The majority of Preppers are well equipped in survival skills, including finding food, keeping warm and making temporary shelters, but how many of you are prepared for a total life-long power cut? Would your home stand up to being totally cut off from the grid?
This is where survival retreats come in. Many people choose to have an emergency shelter to prepare for a SHTF scenario, others just want a back-up place to go in case they lose their primary residence, or perhaps some just want to get off the grid and be less visible.
Preparing such a location, is a great way to ensure your safety should you ever need somewhere to escape to. But regardless of that, even if you don’t end up using it as a retreat, it can have many different purposes – to store your personal survival cache, or even just a great place to meet up with family and friends.
Whatever your reason for wanting an emergency shelter –there are so many different options, from
shipping container homes, homes made from trailers and old school buses, to log cabins.
Many Preppers already have an off-grid shelter prepared just in case of an emergency, and one of the cheapest and most natural ways to do this is to build a log cabin. To build a cabin from scratch is going to take you months, possibly years. But there is a way to get around that time-frame if you don’t have that much time to dedicate to a build.
You can build an emergency prepper shelter in just a couple of days if you choose to buy a log cabin kit. The main purpose of your log cabin is literally just for shelter and warmth, so you don’t need to build anything fancy. You can get an extremely basic one, which will be perfect to live off-grid in for as little as $20,000.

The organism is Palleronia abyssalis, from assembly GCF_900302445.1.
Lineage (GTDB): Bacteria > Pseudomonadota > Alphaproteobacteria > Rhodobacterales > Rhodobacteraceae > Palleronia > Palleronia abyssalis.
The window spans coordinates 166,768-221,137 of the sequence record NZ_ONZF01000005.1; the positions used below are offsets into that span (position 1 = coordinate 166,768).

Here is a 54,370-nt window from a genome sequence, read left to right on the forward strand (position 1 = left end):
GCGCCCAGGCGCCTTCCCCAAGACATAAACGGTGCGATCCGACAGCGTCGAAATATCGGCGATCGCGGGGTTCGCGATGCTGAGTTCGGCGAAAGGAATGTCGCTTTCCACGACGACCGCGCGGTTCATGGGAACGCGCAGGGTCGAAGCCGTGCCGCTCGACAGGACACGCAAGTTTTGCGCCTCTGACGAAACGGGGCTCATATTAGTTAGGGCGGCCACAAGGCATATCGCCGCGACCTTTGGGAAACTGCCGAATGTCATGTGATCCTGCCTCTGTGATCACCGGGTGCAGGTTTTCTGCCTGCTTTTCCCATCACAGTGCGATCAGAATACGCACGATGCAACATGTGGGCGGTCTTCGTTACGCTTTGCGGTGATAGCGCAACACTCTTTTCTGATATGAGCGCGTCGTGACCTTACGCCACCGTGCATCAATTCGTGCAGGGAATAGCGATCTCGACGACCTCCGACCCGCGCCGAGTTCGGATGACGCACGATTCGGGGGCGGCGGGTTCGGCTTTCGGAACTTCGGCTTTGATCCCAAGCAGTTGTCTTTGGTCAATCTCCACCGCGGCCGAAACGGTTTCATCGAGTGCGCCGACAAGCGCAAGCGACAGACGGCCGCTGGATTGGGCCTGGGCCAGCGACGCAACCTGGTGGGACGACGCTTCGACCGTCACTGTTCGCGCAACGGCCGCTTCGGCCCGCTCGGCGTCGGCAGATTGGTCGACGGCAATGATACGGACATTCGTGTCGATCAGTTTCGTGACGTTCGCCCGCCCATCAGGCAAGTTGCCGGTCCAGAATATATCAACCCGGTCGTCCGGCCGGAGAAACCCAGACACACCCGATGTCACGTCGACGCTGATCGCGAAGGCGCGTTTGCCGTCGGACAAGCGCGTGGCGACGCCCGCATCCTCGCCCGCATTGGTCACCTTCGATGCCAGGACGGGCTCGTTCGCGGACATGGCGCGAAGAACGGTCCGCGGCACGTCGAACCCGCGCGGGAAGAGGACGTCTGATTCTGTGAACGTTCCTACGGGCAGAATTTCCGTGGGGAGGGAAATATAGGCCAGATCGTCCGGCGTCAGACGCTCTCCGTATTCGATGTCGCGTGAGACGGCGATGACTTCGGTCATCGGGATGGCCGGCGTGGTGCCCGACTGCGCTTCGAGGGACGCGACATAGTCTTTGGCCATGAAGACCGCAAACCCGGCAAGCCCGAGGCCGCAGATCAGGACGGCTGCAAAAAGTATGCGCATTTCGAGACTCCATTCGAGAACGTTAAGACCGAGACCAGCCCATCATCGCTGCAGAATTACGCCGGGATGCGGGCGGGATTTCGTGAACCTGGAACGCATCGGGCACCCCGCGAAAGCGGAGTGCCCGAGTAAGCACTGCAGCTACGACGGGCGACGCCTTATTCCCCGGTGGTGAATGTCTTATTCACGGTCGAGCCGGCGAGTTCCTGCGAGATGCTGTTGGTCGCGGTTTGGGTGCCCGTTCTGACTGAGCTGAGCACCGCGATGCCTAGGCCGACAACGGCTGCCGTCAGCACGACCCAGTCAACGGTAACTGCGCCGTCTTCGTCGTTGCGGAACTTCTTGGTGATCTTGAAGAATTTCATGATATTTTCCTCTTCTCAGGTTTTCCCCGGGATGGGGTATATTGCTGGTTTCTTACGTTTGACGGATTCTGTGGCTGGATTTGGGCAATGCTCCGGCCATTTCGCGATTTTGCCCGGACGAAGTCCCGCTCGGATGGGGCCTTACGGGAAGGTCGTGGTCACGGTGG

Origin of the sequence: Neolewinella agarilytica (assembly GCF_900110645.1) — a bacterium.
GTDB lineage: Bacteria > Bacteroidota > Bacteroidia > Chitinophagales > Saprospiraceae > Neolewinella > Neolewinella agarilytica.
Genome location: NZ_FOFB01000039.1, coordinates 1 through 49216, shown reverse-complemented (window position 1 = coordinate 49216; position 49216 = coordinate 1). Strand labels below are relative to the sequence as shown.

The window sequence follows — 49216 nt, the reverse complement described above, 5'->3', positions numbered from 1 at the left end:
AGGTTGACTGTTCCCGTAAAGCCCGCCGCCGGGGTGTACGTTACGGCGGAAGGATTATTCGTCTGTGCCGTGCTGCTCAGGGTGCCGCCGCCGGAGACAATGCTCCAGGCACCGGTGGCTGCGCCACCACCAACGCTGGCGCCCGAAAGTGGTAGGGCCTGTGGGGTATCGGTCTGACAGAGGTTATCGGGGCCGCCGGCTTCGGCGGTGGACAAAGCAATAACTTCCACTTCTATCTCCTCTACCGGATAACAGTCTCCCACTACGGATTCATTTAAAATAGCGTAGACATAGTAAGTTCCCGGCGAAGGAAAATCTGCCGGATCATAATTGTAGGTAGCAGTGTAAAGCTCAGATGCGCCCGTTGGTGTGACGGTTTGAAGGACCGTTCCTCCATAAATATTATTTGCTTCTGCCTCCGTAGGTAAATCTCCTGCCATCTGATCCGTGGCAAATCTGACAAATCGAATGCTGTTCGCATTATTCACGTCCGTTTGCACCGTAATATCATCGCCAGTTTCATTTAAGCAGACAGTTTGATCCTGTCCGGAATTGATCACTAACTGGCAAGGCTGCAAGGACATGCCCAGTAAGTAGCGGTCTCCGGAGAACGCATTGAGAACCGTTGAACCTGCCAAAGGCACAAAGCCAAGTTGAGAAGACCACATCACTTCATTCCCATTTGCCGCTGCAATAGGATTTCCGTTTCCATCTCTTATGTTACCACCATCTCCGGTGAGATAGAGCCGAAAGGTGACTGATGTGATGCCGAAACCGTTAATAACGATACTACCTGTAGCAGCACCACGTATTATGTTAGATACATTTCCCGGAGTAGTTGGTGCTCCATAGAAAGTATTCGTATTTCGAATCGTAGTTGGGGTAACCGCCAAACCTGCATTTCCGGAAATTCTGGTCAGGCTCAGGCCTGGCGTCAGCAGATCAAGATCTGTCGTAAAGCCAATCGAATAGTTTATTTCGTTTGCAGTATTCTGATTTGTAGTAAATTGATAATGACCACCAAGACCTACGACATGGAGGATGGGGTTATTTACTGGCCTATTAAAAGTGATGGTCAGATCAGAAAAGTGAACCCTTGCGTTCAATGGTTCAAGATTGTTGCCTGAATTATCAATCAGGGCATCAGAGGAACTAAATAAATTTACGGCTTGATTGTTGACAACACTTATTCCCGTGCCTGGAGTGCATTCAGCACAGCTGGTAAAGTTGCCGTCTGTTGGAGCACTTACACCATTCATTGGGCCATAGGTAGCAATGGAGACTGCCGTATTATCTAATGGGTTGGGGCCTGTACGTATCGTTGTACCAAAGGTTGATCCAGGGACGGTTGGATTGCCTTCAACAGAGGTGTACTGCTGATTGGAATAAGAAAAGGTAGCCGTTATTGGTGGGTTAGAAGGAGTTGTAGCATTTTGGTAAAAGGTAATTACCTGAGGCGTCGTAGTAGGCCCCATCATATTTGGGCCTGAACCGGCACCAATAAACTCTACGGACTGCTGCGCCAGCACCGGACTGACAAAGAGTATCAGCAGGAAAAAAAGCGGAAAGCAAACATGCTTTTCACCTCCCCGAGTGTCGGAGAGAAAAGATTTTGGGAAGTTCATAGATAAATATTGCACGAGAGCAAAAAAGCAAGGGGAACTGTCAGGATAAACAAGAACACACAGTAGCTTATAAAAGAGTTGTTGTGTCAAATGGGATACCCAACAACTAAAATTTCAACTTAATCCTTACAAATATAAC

Building your own cabin can be an extremely rewarding process, and will provide you with your own place to get away from it all, soak up the natural world and practice your survival skills, but this is a serious undertaking and you need to do your research properly. So, how do you know which cabin kit is right for you, and which suppliers to trust with your build?
There are four main steps to buying a survival kit; understanding kits and what you should know before buying, how to choose a supplier, what’s included in your package and the total cost. I’m going to share over 30 years of experience with you to help you get the best deal.
Step One: Understanding Kits
There are so many different kits available, it’s difficult to know which one to choose but really, it’s just a matter of personal preference.
The first choice you’ll need to make is whether you want milled or bespoke logs. Milled logs are those that are all identical and uniform in shape because they have been machine processed. Bespoke logs are hand peeled which preserves all the natural characteristics of the logs. Bespoke log kits are rightly so, more expensive than milled.
Once you’ve chosen the finish type, you’ll need to choose the lumber and profile of the log. The four-main species of trees used for log cabins are pine, cedar, spruce and cypress. The most common is pine because it’s so readily available. Cedar is also very popular but comes at a premium price.
The next step is to choose how the corners of your kit will join. The traditional round logged cabin is joined using a Scandinavian Saddle Notch, other common joins include the dovetail notch, butt and pass, tongue and groove and corner post.
The log profile is how the log is finished; round logs, half-logs, square logs and D-logs. D-logs, with a tongue and groove join are the most popular, because they are so easy to slot together.
You’ll also have the choice between air-dried and kiln dried logs. It’s important that the logs are dried to prevent warping and bowing, kiln dried logs are more expensive due to the energy intensive process they go through. Whichever you choose, the logs should have around a 10% moisture content before building.
Step Two: Choosing a Supplier
With over 300 suppliers to choose from across the US, how can you be sure you’re choosing a reputable and professional company to buy your kit from?